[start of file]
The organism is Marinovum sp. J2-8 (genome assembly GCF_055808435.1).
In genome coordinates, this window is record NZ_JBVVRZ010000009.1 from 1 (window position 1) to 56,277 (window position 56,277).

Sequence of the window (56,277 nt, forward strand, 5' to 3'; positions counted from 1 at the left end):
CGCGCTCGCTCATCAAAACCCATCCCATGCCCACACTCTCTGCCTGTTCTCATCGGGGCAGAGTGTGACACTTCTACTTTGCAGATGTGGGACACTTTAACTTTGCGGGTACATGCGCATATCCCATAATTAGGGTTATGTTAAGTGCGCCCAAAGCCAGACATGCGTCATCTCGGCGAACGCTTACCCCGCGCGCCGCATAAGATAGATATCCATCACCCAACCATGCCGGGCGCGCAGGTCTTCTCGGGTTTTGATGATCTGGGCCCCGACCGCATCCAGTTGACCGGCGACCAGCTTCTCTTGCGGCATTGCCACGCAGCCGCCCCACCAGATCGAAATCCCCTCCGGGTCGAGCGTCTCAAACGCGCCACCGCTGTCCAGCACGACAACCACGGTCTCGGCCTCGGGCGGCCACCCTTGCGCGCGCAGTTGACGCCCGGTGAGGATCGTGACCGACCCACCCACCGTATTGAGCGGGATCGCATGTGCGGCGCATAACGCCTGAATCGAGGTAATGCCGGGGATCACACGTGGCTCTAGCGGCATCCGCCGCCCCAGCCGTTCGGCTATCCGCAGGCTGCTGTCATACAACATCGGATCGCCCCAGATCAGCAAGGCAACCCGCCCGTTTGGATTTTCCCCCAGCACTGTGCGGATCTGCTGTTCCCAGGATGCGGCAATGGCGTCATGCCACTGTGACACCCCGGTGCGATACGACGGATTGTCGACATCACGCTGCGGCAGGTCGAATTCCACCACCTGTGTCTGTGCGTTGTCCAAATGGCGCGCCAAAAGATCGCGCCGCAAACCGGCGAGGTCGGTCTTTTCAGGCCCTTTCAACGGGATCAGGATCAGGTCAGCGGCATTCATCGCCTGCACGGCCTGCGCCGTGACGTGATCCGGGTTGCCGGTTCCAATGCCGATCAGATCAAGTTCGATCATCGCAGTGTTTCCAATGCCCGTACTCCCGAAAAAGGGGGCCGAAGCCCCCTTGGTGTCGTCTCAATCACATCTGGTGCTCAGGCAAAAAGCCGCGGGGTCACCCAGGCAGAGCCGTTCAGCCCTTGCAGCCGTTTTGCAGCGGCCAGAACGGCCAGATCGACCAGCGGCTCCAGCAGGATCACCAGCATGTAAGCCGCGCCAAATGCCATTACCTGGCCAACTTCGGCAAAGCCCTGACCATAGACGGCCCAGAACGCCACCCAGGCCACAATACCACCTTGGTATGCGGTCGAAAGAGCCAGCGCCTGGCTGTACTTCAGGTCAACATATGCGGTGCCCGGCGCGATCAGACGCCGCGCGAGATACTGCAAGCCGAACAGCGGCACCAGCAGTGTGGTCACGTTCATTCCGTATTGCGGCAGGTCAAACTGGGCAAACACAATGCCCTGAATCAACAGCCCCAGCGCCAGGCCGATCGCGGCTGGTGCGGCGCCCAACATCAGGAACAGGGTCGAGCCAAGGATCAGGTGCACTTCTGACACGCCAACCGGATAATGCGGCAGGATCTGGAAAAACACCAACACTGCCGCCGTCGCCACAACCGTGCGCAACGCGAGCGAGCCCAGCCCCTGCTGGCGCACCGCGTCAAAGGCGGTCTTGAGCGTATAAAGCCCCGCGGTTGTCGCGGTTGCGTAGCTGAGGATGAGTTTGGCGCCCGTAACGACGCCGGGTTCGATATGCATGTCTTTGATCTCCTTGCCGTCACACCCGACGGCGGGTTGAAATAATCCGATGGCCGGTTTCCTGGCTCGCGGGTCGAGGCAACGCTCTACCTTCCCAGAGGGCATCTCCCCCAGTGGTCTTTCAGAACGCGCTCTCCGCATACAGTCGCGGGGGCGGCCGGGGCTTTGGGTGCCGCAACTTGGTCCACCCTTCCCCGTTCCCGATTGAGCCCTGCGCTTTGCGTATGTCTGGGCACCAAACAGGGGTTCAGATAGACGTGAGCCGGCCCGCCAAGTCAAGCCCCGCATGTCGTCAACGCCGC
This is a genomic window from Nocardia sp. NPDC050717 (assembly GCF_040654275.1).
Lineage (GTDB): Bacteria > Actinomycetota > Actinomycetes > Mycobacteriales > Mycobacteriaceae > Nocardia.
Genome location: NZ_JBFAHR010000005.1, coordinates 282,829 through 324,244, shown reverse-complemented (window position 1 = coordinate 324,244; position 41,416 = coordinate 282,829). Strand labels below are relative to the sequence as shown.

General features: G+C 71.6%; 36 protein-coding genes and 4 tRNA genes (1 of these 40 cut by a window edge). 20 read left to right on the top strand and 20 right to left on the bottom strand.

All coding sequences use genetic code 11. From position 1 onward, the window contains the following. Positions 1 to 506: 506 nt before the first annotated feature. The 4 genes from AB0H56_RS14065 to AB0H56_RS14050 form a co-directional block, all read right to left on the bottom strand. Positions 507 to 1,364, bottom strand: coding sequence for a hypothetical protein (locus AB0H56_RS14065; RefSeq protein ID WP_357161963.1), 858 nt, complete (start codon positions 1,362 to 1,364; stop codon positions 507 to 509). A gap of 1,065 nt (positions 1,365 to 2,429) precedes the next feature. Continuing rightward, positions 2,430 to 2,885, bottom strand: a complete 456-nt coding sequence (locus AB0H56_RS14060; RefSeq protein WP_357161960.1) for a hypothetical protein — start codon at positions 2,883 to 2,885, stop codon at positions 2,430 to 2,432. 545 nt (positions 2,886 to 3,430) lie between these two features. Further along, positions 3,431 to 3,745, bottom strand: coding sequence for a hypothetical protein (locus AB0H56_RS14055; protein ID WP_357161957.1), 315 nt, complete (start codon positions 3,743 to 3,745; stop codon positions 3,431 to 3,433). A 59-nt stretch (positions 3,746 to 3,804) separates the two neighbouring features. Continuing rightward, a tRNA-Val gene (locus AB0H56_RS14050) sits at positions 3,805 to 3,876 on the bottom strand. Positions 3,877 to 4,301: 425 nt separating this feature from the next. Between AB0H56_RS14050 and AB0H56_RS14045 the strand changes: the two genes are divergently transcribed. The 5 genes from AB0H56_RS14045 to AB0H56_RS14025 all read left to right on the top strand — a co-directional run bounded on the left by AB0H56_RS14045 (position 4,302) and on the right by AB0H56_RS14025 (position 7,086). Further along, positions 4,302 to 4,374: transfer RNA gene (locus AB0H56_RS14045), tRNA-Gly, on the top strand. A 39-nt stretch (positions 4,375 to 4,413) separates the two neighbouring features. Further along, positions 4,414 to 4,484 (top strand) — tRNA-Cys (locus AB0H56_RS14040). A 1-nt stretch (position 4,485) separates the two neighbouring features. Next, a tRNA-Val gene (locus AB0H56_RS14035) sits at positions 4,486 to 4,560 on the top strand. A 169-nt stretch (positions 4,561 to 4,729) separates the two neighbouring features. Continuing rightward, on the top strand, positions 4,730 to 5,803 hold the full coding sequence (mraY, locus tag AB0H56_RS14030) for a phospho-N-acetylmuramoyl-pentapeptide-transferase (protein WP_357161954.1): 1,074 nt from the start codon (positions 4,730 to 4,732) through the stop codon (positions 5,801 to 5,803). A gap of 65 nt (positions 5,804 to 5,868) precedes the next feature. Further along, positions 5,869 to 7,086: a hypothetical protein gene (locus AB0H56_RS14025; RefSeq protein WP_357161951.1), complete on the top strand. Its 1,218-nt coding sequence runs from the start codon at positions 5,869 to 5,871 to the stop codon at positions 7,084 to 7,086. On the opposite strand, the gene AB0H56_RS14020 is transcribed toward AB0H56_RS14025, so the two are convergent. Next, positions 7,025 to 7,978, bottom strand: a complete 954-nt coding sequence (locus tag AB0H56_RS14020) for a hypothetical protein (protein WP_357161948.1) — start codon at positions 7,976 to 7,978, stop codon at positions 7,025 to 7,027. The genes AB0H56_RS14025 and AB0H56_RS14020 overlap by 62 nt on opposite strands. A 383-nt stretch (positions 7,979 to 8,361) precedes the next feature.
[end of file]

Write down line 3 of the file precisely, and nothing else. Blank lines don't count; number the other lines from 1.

Sequence of the window (56,277 nt, forward strand, 5' to 3'; positions counted from 1 at the left end):